Just in time for Mental Health Awareness Month, a new data dashboard tracking behavioral health provides key information and statistics on substance use, homelessness and mental health in Hawaiʻi. The Hawaiʻi State Department of Health (DOH), in partnership with the University of Hawaiʻi at Mānoa Center on Aging, Pacific Health Analytics Collaborative (PHAC), has launched the Hawaiʻi Behavioral Health Dashboard. This new online tool tracks progress toward improving our system of care and services provided in each of these three areas.
“This new resource is a ‘one-stop shop’ for anyone needing information on behavioral health in the state,” said Victoria Fan, interim director of the Center on Aging and director of the PHAC research lab. “The dashboard relies on our partnership with DOH and our talented UH students who learn and apply data, science and health analytic skills for the community good.”
Comparing Hawaiʻi data to national sources
The Hawaiʻi Behavioral Health Dashboard brings together more than 10 data sources to display national and state-specific statistics, providing key indicators and insights in one convenient online location. For example, visitors to the dashboard can learn how substance use in Hawaiʻi measures up against national indicators. They can also track and explore statistics on inpatient stays and drug prescriptions, and review homelessness numbers and mental health emergency calls on Oʻahu and Maui.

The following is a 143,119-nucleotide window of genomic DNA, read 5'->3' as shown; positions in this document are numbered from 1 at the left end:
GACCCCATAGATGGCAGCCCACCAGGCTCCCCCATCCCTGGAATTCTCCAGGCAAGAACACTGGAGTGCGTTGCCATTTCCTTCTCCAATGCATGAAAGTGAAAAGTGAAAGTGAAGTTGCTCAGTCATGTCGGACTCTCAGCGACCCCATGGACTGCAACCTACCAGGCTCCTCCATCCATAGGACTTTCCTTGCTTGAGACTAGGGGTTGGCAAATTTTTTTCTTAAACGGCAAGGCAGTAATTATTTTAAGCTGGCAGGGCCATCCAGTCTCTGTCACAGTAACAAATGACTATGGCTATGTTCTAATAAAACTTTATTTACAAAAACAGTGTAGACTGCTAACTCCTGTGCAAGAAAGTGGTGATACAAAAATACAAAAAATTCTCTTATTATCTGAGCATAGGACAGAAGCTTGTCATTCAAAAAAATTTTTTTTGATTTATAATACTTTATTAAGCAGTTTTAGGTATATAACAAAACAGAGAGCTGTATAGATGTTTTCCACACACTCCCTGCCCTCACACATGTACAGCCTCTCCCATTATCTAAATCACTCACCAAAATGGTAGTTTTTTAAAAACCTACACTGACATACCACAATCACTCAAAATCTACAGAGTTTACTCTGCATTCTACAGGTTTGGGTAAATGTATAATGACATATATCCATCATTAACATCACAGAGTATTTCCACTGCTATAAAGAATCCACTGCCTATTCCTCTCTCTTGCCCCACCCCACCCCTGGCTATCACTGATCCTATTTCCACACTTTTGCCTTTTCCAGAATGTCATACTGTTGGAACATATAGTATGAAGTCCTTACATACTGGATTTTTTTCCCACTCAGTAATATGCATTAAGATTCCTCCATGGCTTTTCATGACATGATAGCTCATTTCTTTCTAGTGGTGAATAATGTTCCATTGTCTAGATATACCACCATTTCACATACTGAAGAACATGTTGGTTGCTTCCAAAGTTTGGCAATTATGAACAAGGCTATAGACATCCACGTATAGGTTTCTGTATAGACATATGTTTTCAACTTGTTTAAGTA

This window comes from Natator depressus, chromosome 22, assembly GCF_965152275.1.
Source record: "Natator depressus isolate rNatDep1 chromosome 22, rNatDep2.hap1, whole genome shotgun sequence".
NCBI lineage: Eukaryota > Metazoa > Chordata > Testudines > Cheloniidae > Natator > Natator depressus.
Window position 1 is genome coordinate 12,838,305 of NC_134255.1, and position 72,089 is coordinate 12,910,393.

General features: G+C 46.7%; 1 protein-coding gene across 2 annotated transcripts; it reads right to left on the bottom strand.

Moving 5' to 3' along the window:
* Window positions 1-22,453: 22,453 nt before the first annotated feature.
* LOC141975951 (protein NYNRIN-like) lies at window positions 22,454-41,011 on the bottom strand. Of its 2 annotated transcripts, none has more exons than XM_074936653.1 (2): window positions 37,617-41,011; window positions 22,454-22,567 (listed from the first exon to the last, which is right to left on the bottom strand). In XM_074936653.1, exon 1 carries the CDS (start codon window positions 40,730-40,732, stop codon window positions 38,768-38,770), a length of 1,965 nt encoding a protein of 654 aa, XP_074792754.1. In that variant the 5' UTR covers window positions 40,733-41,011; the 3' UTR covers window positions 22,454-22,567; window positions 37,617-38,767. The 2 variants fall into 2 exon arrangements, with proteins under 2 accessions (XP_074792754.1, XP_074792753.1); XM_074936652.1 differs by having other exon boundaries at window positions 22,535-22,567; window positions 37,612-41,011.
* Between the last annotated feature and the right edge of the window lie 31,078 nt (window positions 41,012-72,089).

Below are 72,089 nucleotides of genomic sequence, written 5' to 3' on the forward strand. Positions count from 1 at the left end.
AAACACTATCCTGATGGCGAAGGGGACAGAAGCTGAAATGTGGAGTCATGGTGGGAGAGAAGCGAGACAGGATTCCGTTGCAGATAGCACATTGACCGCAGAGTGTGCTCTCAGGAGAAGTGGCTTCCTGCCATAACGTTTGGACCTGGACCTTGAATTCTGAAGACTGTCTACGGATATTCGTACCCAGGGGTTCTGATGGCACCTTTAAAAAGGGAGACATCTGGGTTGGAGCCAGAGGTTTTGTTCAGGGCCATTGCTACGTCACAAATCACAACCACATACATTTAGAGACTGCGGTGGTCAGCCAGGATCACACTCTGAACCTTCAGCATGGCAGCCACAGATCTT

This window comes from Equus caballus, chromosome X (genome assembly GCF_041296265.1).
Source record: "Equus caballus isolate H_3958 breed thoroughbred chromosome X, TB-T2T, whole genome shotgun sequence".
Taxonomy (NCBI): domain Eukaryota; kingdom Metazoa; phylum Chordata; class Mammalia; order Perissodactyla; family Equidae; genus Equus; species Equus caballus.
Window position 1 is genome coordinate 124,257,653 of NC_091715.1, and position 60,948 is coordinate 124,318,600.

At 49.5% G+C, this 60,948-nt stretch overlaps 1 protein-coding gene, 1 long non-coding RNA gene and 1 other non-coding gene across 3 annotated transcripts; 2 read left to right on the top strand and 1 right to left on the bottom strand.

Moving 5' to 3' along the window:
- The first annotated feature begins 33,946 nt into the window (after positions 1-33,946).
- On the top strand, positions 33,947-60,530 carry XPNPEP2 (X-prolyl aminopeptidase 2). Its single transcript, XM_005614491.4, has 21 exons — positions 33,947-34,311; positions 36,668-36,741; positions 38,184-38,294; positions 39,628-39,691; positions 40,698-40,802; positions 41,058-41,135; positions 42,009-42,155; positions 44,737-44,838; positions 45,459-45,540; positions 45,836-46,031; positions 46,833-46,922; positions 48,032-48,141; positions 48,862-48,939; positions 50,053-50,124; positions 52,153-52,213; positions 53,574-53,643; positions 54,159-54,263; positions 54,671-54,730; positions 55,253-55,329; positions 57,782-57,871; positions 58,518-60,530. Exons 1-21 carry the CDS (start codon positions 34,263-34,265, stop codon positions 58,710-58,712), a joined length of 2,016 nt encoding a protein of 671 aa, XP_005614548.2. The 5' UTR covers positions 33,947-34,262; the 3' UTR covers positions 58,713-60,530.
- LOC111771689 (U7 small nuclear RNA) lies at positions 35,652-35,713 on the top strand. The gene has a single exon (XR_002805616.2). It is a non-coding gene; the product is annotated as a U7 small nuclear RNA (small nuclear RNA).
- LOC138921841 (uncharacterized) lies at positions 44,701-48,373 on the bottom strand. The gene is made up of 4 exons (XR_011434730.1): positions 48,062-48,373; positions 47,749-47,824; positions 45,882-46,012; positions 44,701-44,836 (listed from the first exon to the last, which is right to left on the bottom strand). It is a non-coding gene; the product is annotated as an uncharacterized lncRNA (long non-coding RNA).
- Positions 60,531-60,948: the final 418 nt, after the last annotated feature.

The dashboard also contains information about Hawaiʻi CARES, the state’s 24/7 help line for crisis support, referral to treatment for mental health and substance use, and COVID-19 isolation/quarantine services. In 2020, Hawaiʻi CARES handled more than 130,000 calls—a 50% increase in call volume over 2019. Between August and September 2020, when the state was experiencing the largest spike of COVID-19 cases to-date, Hawaiʻi CARES answered 29,800 calls for help—its highest number ever.
Data that can be turned into action
“With DOH support, we have pursued a comprehensive and systematic approach to data while presenting information to users in a format in an accessible manner,” said Deveraux Talagi, lead data scientist, who oversaw a team of undergraduate and graduate student employees from majors such as biochemistry, engineering and public health to design and develop the dashboard. “The Hawaiʻi Behavioral Health Dashboard is not isolated in academia. It is data that can be turned into action.”
“Behavioral health—including substance use, mental health and homelessness—is a significant public health challenge in our state,” said Eddie Mersereau, deputy director of the DOH Behavioral Health Administration. “The data confirms that access to these services is even more crucial during the pandemic.”
The UH Center on Aging PHAC is housed in the Thompson School of Social Work & Public Health.
Hawaiʻi CARES offers 24/7 help for crisis support, treatment and recovery as well as COVID-19 isolation and quarantine services. If you or your loved one need support, please call 808-832-3100 on Oʻahu or toll-free 1-800-753-6879.
This work is an example of UH Mānoa’s goal of Excellence in Research: Advancing the Research and Creative Work Enterprise (PDF), one of four goals identified in the 2015–25 Strategic Plan (PDF), updated in December 2020.